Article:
How can health professionals support women in pregnancy after baby loss?

by | 19 Apr 2023 | Research Spotlight | 0 comments

Pregnancy following baby loss can bring up intense feelings of anxiety, fear, isolation, and guilt. How can health professionals working with women support them during this time? Research conducted by a multidisciplinary team including a health psychologist from the Manchester Centre for Health Psychology can shine some light on this question.

The study explored the experiences of women in pregnancy after baby loss while attending The Rainbow Clinic @ St. Marys Hospital, Manchester, a specialist antenatal service.  

Interviews with women showed that previous experience of baby loss made them more aware of the risk of stillbirth or neonatal death. This awareness underpinned the feelings of anxiety and fear that women experienced during subsequent pregnancies. However, women felt like attending the Rainbow Clinic provided them with the reassurance and support they needed. It helped them feel less anxious, less isolated, and more hopeful.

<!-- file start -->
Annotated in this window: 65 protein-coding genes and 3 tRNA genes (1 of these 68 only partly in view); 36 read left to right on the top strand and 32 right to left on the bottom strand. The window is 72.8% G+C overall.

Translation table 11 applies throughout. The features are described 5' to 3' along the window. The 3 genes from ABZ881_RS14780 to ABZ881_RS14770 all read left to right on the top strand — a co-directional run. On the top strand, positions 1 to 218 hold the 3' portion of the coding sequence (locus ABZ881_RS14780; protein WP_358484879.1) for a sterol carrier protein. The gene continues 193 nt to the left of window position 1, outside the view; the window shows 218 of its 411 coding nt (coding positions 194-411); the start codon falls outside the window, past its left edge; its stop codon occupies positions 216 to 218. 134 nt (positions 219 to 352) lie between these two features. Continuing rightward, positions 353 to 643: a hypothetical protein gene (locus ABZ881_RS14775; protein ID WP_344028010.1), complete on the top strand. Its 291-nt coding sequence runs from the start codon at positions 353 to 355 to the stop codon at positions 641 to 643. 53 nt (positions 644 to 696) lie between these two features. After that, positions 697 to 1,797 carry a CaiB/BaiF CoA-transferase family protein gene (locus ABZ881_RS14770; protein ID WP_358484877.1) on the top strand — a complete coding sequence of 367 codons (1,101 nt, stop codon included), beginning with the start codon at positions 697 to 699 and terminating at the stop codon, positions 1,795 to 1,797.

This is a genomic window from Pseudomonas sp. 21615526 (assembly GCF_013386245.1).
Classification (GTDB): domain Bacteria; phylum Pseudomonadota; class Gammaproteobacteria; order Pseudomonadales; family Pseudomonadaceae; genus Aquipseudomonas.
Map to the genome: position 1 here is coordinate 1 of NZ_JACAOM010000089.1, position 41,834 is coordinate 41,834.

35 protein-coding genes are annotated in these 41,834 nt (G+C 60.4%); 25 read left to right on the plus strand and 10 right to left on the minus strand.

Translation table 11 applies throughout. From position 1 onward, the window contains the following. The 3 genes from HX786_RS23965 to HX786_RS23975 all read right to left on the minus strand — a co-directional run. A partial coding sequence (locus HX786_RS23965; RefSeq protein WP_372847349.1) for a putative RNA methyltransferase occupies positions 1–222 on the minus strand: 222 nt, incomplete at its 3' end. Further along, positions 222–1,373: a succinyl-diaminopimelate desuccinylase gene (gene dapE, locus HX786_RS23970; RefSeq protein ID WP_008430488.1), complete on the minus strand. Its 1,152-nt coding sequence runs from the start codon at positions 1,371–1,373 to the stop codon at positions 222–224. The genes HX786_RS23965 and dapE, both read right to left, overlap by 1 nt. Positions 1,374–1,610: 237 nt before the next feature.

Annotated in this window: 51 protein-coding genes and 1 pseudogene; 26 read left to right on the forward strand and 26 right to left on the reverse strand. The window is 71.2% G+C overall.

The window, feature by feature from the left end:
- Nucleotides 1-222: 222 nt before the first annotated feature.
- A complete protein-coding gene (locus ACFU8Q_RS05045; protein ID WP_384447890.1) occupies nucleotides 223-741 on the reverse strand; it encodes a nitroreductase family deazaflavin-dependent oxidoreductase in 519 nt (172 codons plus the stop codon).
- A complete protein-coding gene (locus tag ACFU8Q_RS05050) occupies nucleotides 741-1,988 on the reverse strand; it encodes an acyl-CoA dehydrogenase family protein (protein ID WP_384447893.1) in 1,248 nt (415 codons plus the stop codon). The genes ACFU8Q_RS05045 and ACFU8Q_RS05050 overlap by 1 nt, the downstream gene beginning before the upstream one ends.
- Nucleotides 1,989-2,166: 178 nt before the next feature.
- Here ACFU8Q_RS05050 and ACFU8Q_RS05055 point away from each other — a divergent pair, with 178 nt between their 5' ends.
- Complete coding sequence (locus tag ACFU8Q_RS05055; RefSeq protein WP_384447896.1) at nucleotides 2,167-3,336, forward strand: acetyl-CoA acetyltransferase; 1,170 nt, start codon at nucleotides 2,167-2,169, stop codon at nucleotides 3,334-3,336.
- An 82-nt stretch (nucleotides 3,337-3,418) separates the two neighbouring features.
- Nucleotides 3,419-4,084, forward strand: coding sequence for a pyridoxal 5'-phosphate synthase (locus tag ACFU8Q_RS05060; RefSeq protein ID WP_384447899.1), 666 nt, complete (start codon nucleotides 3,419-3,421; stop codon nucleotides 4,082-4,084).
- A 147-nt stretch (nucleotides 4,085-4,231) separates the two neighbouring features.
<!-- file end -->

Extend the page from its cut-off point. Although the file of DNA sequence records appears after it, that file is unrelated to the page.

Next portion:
Across the interviews, there were several aspects of care that women found helpful. 

Continuity of carer 

First, women valued being able to receive continuous support from the same team of healthcare professionals. Always seeing the same people reduced the stress associated with having to repeat their stories at every appointment. 

Acknowledgment of loss  

Acknowledgment of baby loss by healthcare professionals helped women feel less alone in their experience. 

Time to express concerns  

Having their concerns heard by staff was important for women. It reassured them that the staff can provide them with individualised care and support. 

Being around other women who are in the same situation 

Being seen at a clinic with other women who shared their experiences and awareness of risk helped women feel less isolated. 

Increased frequency and flexibility of appointments 

Finally, frequent and flexible appointments provided women with a greater sense of control over their care. This helped women manage their anxiety about potential risks to their pregnancy.  

To read the full paper click here

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